Chaplain’s Corner: LXXXIV

“You Are the Salt of the Earth”

The Jesus following life doesn’t begin with a list of “you ought to be’s.” It starts
with the words “you are.” This is a big deal. People are typically prepared to hear
a track coach or military general or even a Bible waving preacher set out the
territory urging us to become one or be conquered. “Here’s what you’re going to
have to do, and it’s not going to be easy.” We are used to being challenged to
become what we should be.

But Jesus comes at things from the other direction. Before He tells us what to do,
He tells us who we are. Rather than urging us to become what we ought to be, He
simply states we should be what we already are.

According to the Sermon on the Mount, if you’ve thrown in your lot with Christ,
you are exactly what the world needs. But since modern Americans have become
anxious about their sodium intake, is it really a happy thing to be identified as
salt? It is indeed. When Jesus’ original listeners heard him say they were the salt
of the earth, as many as five things might have come to mind.

First, salt was a symbol of Purity. The salt crystals that we shake onto our green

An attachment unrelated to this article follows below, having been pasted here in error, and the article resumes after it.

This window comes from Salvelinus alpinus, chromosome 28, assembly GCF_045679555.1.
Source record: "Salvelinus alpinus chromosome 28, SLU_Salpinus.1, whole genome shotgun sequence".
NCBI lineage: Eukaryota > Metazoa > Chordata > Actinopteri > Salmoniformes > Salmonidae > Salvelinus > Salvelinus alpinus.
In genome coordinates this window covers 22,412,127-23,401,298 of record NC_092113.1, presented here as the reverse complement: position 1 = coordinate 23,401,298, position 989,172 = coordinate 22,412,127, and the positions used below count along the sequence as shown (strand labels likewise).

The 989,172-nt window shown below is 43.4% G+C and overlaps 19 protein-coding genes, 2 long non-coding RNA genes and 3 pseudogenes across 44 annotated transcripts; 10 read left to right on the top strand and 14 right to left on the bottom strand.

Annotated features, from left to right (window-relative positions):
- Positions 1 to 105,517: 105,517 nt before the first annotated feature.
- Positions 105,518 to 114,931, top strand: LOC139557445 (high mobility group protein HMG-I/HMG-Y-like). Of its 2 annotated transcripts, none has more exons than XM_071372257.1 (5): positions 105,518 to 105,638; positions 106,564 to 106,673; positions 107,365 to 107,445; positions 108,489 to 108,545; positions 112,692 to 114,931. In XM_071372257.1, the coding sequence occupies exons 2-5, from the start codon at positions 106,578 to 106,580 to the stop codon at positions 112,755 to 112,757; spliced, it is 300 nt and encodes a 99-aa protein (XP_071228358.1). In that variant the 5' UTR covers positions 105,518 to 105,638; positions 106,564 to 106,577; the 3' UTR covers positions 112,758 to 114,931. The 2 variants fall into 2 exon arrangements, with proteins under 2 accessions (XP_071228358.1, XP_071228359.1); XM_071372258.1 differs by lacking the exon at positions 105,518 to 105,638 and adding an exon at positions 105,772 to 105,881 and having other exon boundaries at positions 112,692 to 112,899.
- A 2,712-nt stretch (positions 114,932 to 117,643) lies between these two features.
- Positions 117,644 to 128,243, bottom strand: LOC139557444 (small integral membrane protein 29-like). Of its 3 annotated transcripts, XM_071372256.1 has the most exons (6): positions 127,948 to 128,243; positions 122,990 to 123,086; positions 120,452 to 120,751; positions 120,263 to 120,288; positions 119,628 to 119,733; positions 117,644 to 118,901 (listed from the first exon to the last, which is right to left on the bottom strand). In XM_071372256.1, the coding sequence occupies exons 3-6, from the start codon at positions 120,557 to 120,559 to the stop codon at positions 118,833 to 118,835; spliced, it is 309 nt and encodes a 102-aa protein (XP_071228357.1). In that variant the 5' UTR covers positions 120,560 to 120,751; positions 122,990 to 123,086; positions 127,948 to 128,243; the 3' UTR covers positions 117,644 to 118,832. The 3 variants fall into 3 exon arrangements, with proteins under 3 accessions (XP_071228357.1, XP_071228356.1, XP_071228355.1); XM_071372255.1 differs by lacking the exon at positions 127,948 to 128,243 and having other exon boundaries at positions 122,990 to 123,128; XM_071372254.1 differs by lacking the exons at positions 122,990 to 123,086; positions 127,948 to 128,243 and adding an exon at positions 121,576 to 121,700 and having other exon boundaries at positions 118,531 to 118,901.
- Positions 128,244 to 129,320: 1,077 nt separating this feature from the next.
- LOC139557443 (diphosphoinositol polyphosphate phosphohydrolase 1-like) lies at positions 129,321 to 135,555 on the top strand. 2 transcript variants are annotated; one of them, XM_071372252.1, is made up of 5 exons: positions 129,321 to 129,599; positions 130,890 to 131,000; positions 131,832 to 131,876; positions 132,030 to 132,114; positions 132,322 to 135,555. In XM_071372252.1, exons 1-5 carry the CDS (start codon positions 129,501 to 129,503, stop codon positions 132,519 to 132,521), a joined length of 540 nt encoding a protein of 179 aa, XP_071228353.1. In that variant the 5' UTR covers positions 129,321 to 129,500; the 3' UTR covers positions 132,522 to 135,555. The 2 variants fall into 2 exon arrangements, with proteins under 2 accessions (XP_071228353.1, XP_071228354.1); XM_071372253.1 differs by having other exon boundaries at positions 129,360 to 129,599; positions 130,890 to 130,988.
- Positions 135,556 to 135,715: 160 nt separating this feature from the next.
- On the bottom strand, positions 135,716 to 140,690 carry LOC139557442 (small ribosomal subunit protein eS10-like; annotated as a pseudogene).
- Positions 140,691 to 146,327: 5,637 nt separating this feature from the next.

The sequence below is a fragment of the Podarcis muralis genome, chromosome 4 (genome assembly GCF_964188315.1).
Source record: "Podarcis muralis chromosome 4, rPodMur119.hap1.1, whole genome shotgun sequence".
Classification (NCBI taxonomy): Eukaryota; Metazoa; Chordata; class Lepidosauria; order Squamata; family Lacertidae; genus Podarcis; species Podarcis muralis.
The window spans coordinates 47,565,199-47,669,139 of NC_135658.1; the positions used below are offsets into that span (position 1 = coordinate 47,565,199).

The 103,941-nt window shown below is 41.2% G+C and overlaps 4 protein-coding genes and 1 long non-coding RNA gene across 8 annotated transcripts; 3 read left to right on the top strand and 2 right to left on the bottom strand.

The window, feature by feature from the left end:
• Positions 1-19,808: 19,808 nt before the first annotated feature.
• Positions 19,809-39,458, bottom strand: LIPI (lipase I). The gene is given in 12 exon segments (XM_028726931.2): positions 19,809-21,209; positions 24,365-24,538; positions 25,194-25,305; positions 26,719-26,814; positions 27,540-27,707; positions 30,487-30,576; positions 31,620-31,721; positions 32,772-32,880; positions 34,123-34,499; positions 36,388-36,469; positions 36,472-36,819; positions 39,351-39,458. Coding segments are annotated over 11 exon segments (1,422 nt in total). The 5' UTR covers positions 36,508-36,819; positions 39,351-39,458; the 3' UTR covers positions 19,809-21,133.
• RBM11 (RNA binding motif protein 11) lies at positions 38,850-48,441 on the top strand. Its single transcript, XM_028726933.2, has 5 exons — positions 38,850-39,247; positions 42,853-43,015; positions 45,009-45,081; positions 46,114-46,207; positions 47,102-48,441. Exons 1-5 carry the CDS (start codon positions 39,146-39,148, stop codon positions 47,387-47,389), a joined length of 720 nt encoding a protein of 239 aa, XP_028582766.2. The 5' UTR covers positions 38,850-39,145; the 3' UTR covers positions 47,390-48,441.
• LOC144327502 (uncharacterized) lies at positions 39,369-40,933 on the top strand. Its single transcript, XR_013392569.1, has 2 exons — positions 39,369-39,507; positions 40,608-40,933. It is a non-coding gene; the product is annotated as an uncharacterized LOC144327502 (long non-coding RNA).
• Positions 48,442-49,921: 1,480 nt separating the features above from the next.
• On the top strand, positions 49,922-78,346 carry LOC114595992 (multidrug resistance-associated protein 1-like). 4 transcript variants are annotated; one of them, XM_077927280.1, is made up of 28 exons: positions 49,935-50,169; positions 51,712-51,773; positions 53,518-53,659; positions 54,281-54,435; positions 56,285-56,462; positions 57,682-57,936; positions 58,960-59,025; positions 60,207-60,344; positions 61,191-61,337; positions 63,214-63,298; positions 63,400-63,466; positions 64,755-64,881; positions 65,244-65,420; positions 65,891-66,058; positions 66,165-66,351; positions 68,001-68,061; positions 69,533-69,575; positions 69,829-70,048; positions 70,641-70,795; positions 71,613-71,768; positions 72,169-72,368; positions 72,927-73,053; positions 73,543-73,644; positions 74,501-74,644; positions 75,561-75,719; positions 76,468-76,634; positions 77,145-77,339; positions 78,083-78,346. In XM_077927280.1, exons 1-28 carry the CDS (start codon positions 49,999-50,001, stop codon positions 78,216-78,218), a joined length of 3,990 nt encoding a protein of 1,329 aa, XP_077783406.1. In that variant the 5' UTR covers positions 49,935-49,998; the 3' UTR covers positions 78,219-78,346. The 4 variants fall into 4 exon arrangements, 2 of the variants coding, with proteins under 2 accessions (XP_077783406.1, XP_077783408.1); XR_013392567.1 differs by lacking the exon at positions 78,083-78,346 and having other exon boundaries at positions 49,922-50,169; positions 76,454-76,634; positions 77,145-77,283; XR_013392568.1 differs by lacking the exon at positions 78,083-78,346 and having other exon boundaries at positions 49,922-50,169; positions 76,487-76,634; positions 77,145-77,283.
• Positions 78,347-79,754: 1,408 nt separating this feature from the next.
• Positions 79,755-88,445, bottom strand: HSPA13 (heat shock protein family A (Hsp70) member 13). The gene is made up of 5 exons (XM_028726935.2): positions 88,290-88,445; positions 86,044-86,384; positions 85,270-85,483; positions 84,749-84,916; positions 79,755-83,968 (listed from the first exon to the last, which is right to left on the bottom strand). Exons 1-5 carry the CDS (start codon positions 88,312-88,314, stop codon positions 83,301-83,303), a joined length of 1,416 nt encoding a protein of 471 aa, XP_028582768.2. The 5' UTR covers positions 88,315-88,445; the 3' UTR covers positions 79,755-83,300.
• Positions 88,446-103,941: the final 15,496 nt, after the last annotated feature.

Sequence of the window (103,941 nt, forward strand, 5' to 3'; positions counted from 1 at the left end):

beans are almost totally intermingled with other compounds. Salt was valuable
enough in the ancient world to be used as a form of payment. To this day someone
might say, “He’s worth his salt.” The word salary itself is directly related to those
little crystals.

Second, Jesus’ mention of salt connoted Flavoring. Salt provided seasoning in a
nearly spice-free diet. Salt makes almost everything taste better. We are meant to
be the spice that flavors society; that takes the edge of the world in which we live
and bring joy and pleasure and a heightened sense of taste wherever we go.

Third, salt was the finest Preservative known in the ancient world. Salt kept good
food from going bad. Salt was just about the only way to keep meat and fish safe to

Fourth, salt as known to advance Healing. Most of us have experienced that
momentary sting, but then the soothing comfort, of plunging a skin wound into a
saline solution like the ocean.

Finally, salt Kills. Those of us who live in a part of the world where streets are
routinely salted during the winter months are aware sodium chloride’s ability to
help melt snow and ice- and to leave behind a “death zone” where weeds and grass
will struggle to grow next spring.

Purity, Flavoring, Preserving, Healing and Cleansing. That’s what it means to be
the salt of the earth. The problem is that we’re not much good to the earth if we
spend most of our hours inside a salt container-even a beautiful one like a church
sanctuary or a cozy spot in your apartment where you can read or watch TV.

Our grandparents called their little bottles of seasoning “salt cellars.” We
must get out of the cellar and into a salt shaker-into any ministry or relationship
that challenges us to do what we’ve always been called to do.

Our call is to be a healing, cleansing, preserving and flavoring presence wherever
we go. Jesus, after all, would definitely be the first person to say, “Please pass the

Ron Naylor, Chaplain